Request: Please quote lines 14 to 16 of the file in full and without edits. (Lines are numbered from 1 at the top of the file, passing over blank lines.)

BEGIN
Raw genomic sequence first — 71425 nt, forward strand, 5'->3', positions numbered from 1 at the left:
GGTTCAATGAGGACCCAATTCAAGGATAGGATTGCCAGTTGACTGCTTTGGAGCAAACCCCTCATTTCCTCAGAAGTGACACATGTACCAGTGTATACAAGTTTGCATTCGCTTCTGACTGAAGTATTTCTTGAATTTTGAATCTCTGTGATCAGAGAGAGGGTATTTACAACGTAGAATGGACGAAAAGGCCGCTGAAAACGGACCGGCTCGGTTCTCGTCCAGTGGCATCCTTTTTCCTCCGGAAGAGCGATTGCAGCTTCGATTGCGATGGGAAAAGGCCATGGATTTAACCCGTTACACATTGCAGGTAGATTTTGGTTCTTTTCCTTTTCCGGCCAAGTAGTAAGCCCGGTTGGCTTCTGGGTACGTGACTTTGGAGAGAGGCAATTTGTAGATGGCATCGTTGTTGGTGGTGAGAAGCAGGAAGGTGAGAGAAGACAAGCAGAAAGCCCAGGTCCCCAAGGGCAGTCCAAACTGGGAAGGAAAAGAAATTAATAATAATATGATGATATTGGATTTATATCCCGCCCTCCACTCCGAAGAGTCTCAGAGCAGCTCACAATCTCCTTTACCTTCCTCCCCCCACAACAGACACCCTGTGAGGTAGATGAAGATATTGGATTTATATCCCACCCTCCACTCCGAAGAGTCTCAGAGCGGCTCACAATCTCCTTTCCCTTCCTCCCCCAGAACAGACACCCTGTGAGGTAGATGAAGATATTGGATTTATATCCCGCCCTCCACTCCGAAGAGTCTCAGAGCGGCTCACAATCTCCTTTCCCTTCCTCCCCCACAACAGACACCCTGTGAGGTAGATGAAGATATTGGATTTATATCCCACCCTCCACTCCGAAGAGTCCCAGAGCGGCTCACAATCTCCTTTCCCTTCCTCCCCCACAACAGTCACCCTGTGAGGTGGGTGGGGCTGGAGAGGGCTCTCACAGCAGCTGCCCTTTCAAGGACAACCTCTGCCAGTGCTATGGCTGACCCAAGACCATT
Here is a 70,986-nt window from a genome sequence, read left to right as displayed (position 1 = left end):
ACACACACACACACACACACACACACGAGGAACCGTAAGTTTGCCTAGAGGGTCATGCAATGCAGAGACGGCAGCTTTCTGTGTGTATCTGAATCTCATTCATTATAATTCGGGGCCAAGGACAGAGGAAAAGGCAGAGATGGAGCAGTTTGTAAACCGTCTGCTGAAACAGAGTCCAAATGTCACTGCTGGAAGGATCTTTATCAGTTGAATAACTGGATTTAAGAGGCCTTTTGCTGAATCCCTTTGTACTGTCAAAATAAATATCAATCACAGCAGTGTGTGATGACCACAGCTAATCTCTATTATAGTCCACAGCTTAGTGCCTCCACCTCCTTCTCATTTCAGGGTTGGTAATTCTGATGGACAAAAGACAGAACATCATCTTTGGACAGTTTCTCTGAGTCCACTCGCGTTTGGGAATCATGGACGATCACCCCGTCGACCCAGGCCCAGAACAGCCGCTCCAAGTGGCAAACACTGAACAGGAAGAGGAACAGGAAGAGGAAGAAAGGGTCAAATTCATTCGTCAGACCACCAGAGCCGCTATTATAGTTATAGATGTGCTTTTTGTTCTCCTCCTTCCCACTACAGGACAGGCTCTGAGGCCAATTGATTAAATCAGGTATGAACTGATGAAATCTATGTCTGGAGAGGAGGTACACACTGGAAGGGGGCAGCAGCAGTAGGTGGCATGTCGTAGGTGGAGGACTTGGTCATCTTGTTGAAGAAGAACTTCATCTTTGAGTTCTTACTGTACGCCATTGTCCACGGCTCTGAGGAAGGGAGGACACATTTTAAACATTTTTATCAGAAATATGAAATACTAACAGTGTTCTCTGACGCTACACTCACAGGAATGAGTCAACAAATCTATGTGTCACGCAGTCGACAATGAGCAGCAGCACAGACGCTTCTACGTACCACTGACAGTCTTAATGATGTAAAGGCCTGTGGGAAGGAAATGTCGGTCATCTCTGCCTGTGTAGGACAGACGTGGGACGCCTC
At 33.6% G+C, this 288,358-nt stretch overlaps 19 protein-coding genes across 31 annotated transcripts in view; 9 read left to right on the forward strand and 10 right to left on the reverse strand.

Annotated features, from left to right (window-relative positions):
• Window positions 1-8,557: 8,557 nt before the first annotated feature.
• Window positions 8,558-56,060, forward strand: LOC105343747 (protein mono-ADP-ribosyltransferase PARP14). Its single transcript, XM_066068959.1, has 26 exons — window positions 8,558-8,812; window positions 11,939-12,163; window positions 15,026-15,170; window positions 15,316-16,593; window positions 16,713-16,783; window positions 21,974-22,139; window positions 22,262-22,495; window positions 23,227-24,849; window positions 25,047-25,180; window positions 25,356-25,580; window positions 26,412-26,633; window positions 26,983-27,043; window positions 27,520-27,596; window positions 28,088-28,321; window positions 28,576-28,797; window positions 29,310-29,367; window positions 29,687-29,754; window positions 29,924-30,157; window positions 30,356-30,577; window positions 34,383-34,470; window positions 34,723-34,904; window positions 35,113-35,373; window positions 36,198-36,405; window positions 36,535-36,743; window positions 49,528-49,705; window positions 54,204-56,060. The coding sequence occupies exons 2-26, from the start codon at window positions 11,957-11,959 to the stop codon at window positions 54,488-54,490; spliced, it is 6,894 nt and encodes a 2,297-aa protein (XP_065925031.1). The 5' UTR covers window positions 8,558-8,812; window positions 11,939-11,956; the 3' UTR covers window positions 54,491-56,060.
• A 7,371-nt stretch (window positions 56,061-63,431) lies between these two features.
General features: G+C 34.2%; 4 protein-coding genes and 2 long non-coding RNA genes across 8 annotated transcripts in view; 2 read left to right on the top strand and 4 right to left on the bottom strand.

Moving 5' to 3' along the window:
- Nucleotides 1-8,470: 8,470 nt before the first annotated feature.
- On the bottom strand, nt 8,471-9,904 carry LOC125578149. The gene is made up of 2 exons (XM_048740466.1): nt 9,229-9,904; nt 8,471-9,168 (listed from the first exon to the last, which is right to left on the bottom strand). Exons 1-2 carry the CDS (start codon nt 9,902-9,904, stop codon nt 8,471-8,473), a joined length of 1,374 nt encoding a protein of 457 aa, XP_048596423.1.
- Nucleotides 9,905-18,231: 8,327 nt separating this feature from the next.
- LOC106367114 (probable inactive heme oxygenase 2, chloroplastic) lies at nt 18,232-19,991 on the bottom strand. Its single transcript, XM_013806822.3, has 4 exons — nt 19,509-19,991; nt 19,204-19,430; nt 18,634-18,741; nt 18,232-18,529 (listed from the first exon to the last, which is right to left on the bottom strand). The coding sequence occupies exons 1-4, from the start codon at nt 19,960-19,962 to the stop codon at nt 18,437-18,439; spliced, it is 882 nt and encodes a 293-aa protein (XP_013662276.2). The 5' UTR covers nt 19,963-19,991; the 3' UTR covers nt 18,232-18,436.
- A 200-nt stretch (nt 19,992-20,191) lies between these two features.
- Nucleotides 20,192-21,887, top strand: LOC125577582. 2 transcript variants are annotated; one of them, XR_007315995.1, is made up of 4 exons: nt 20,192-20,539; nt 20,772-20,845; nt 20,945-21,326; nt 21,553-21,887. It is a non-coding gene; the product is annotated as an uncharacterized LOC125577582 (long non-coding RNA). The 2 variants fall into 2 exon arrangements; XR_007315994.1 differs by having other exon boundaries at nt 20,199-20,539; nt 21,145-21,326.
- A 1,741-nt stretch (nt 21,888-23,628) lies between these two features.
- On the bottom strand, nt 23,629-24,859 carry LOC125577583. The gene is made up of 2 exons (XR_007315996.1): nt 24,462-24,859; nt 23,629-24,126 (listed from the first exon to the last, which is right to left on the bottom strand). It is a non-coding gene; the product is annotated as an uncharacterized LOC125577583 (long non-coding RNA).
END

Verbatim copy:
- Nucleotides 9,905-18,231: 8,327 nt separating this feature from the next.
- LOC106367114 (probable inactive heme oxygenase 2, chloroplastic) lies at nt 18,232-19,991 on the bottom strand. Its single transcript, XM_013806822.3, has 4 exons — nt 19,509-19,991; nt 19,204-19,430; nt 18,634-18,741; nt 18,232-18,529 (listed from the first exon to the last, which is right to left on the bottom strand). The coding sequence occupies exons 1-4, from the start codon at nt 19,960-19,962 to the stop codon at nt 18,437-18,439; spliced, it is 882 nt and encodes a 293-aa protein (XP_013662276.2). The 5' UTR covers nt 19,963-19,991; the 3' UTR covers nt 18,232-18,436.
- A 200-nt stretch (nt 19,992-20,191) lies between these two features.